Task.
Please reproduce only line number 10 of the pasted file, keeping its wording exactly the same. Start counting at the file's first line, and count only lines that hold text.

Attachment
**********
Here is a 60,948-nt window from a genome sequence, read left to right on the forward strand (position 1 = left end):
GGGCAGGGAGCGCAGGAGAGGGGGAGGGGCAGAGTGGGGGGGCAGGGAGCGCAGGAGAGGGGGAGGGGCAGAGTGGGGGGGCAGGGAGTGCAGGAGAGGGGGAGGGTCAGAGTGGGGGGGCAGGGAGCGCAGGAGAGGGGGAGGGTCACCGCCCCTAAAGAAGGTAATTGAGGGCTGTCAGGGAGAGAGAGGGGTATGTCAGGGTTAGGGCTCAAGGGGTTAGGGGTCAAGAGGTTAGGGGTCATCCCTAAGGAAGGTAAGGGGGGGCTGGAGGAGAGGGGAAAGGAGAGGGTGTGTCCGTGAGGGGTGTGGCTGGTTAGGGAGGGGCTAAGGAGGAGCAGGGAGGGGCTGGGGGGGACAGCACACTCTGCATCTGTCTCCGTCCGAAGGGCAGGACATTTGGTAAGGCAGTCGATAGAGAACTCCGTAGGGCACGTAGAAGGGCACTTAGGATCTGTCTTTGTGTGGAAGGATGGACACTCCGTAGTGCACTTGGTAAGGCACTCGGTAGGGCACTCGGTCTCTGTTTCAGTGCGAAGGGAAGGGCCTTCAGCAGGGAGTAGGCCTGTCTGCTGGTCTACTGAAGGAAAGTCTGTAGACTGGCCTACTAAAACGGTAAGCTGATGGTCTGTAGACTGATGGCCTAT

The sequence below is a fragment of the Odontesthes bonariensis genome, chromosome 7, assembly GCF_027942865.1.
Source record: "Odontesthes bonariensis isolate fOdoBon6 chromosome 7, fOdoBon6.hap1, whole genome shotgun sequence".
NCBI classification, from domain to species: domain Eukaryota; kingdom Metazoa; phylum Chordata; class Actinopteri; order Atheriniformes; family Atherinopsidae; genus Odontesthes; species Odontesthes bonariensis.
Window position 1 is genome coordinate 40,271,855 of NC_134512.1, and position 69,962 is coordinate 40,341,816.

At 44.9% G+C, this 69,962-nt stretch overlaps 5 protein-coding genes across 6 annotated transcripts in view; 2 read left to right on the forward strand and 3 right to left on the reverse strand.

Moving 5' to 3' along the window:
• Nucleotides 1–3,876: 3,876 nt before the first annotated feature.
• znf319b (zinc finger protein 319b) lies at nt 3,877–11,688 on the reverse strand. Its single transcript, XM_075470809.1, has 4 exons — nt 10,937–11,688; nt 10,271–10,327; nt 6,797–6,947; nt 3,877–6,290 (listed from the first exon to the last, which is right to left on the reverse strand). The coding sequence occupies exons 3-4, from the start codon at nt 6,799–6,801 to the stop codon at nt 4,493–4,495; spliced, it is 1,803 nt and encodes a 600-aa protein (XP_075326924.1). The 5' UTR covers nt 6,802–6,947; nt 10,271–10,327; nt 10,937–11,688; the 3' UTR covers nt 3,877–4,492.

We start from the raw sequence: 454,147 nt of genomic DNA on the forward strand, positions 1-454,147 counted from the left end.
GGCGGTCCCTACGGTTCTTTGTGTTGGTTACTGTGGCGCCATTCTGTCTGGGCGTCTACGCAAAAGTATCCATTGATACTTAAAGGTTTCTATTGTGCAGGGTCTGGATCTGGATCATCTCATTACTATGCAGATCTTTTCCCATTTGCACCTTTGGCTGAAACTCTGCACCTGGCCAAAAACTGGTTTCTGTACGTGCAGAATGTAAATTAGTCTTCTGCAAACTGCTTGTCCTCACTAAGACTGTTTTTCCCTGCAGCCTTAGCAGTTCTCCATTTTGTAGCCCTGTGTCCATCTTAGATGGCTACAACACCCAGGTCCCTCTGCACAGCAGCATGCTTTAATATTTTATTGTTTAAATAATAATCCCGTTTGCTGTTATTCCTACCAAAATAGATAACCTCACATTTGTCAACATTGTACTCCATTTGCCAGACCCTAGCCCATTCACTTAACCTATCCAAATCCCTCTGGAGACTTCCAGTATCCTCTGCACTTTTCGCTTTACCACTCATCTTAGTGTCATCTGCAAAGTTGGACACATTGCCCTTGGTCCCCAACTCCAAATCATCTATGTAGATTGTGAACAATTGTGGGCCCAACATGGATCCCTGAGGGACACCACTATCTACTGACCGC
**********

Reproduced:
• znf319b (zinc finger protein 319b) lies at nt 3,877–11,688 on the reverse strand. Its single transcript, XM_075470809.1, has 4 exons — nt 10,937–11,688; nt 10,271–10,327; nt 6,797–6,947; nt 3,877–6,290 (listed from the first exon to the last, which is right to left on the reverse strand). The coding sequence occupies exons 3-4, from the start codon at nt 6,799–6,801 to the stop codon at nt 4,493–4,495; spliced, it is 1,803 nt and encodes a 600-aa protein (XP_075326924.1). The 5' UTR covers nt 6,802–6,947; nt 10,271–10,327; nt 10,937–11,688; the 3' UTR covers nt 3,877–4,492.